Department of Neurology, University Hospital, Geneva, Switzerland.
  • Neurology. 2004 Jan 13;62(1 Suppl 1):S64-71.
  • Levodopa/carbidopa/entacapone (Stalevo).

    Hauser RA.

    Department of Neurology, University of South Florida and Tampa General Healthcare, Tampa, Florida 33606, USA.

    A levodopa/carbidopa/entacapone combination product (Stalevo) was recently approved to treat patients with idiopathic Parkinson's disease (PD) who experience end-of-dose "wearing-off." Stalevo is available in dose combinations of levodopa/carbidopa/entacapone 50/12.5/200 mg (Stalevo 50), 100/25/200 mg (Stalevo 100), and 150/37.5/200 mg (Stalevo 150). A series of pharmacokinetic studies demonstrated bioequivalence between Stalevo and corresponding dosages of levodopa/carbidopa plus entacapone. A clinical advantage of Stalevo is that patients can take one pill rather than two (or more) separate tablets. In addition, Stalevo 50 and 100 tablets are smaller than entacapone tablets. These advantages may be particularly beneficial for patients taking many pills, those who have difficulty following complex medication regimens, and those with swallowing difficulty. Most PD patients taking levodopa/carbidopa immediate-release (IR) plus entacapone can be directly switched to the corresponding dose Stalevo product. For fluctuating PD patients taking levodopa/carbidopa IR without entacapone, switching to the corresponding Stalevo tablet is analogous to adding entacapone. In switching patients who are receiving levodopa/carbidopa controlled-release (CR), it should be noted that the bioavailability of levodopa from levodopa/carbidopa CR is approximately 70-75% that of levodopa/carbidopa IR products, including Stalevo.
  • Anesthesiology. 2000 Dec;93(6):1562.
  • Severe hypertension following ephedrine administration in a patient receiving entacapone.

    Renfrew C, Dickson R, Schwab C.
     

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  • Rev Neurol (Paris). 2005 Nov;161(11):1113-5.
  • [Serious tolpcapone-induced hepatitis 17 months after commencing treatment]

    [Article in French]

    Korri H, Awada A.

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  • Rev Neurol (Paris). 2005 Nov;161(11):1113-5.
  • [Serious tolpcapone-induced hepatitis 17 months after commencing treatment]

    [Article in French]

    Korri H, Awada A.
  • Vol 161 - N° 11 - Novembre 2005
    p. 1113 - 1115
    © Masson, Paris, 2005
    Lettre à l’éditeur
  • Effets indésirables hépatiques graves sous tolcapone survenus 17 mois après le début du traitement
  • H. Korri[1][2] , A. Awada[2]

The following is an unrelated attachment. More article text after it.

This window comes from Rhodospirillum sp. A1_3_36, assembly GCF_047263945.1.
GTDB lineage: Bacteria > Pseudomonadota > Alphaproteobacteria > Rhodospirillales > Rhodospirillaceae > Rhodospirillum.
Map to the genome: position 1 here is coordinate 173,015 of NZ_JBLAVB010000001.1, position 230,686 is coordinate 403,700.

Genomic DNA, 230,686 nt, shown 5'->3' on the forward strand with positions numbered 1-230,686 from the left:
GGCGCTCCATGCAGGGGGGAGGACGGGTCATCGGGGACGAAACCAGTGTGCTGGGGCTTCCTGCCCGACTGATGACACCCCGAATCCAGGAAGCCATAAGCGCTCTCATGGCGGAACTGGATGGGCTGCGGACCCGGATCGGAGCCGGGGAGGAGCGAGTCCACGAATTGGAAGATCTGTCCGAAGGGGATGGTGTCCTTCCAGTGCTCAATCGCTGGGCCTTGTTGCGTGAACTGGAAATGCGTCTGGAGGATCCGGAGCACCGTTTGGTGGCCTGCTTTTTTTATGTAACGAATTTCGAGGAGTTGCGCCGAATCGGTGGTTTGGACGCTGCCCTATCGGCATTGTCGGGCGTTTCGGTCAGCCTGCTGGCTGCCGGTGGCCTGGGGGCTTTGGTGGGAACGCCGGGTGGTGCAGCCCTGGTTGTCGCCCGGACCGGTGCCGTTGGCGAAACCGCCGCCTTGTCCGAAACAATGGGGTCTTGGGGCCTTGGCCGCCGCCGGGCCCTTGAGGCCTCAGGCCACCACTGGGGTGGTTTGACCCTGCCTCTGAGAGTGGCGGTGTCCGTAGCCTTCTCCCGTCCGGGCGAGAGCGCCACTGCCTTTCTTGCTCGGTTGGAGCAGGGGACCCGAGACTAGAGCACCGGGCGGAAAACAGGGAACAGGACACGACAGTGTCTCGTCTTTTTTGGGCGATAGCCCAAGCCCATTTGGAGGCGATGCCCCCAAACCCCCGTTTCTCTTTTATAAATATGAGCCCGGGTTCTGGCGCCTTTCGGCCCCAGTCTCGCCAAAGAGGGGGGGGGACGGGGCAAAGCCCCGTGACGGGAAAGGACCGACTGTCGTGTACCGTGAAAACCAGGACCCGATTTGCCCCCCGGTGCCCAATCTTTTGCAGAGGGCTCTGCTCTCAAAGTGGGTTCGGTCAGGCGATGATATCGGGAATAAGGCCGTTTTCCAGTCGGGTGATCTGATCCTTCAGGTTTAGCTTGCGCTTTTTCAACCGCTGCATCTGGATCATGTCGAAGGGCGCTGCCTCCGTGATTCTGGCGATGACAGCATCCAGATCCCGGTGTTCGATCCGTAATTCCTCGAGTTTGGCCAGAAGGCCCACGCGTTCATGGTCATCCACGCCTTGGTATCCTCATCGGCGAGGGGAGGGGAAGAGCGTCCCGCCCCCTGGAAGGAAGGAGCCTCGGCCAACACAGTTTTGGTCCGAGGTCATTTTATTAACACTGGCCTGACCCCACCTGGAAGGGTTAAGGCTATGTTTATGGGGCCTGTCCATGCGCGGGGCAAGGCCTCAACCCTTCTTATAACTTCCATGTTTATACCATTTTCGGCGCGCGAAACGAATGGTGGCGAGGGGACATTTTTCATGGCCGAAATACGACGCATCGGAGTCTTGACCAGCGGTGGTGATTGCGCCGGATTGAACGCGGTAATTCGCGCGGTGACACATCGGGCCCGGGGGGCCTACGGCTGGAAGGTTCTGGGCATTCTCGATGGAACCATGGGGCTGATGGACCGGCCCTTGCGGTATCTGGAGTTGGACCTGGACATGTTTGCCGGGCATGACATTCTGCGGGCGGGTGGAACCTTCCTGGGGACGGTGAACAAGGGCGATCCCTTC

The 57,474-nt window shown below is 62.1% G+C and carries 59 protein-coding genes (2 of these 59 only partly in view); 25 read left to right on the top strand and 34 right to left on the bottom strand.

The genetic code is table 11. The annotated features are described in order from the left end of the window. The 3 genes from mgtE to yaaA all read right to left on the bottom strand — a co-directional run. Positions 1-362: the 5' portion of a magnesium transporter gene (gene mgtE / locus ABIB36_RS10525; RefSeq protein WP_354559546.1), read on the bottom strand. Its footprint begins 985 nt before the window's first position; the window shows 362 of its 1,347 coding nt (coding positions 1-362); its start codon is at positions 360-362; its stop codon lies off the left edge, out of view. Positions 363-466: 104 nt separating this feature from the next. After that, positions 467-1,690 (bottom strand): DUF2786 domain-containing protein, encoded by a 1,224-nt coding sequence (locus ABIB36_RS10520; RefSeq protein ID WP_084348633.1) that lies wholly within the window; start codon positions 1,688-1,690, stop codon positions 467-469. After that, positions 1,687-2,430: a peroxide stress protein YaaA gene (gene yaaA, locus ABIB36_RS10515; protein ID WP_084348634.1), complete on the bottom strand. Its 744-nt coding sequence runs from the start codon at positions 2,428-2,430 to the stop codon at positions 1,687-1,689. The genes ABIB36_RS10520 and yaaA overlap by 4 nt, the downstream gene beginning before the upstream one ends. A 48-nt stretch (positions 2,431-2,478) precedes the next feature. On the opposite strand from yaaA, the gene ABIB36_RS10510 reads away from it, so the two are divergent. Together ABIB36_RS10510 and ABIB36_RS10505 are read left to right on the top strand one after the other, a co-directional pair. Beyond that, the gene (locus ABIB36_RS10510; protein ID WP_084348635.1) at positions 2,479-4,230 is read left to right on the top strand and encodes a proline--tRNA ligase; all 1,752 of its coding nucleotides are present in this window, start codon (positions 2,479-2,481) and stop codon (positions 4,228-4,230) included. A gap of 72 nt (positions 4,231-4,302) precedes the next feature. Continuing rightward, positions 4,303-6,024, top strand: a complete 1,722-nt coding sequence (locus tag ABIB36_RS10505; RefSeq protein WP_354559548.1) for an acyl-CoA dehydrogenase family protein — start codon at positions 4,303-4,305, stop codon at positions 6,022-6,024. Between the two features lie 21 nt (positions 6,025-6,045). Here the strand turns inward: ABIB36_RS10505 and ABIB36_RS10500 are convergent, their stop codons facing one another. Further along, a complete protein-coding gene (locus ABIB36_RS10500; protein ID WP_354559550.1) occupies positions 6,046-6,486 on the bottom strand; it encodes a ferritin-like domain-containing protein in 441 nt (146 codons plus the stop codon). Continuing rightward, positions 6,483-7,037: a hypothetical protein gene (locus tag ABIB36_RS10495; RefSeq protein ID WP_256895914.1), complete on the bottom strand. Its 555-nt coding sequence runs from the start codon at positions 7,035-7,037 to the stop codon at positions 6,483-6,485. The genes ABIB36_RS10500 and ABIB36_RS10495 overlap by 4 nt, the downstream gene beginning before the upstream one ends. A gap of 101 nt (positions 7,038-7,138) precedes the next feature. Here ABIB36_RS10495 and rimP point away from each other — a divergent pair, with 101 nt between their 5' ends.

• [1] Service de Neurologie, Hôpital Bahman,
  • [2] Service de Neurologie, Hôtel-Dieu de France, Beyrouth, Liban.
  • Tirés à part : A. A wada,
    [3] Service de Neurologie, Hôtel-Dieu de France, boulevard Naccache, Achrafieh, Beyrouth, Liban. Emailawadaadnan@yahoo.com
  • Le tolcapone (Tasmar®, Hoffman Laroche, Suisse) est un inhibiteur de la catéchol-O-méthyl-transférase (COMT) qui a été mis sur le marché européen en août 1997 pour traiter les fluctuations motrices associées à la L-dopa dans les cas de maladie de Parkinson avancée (Raiput et al., 1997). Il a toutefois été retiré du marché européen en novembre 1998 après la publication de quatre cas d’effets indésirables hépatiques graves dont trois mortels (Assal et al., 1998 ; Olanow et al., 2000). Trois de...
  • Clin Liver Dis. 2002 May;6(2):381-97.
  • Drug hepatotoxicity.

    Goodman ZD.

    Division of Hepatic Pathology and the Veterans Administration Special Reference Laboratory for Pathology, Armed Forces Institute of Pathology, Room 3107, 14th Street and Alaska Avenue, NW, Washington, DC 20306, USA. goodman@afip.osd.mil

    Drug-induced liver disease is a relatively common, but often unrecognized, cause of liver injury, primarily because the diagnosis is often not entertained clinically. In addition, drugs are great imitators, capable of producing nearly any clinical scenario and histopathologic lesion. Thus, when dealing with a liver biopsy from a patient with an undiagnosed liver disease, the diagnosis of drug hepatotoxicity is made by first having a high index of suspicion, and then by careful correlation of histopathologic findings with both clinical and laboratory data and with a search for appropriate precedents in the medical literature.

[Research] [Main References] [Full Articles] [French Text] [Abstracts]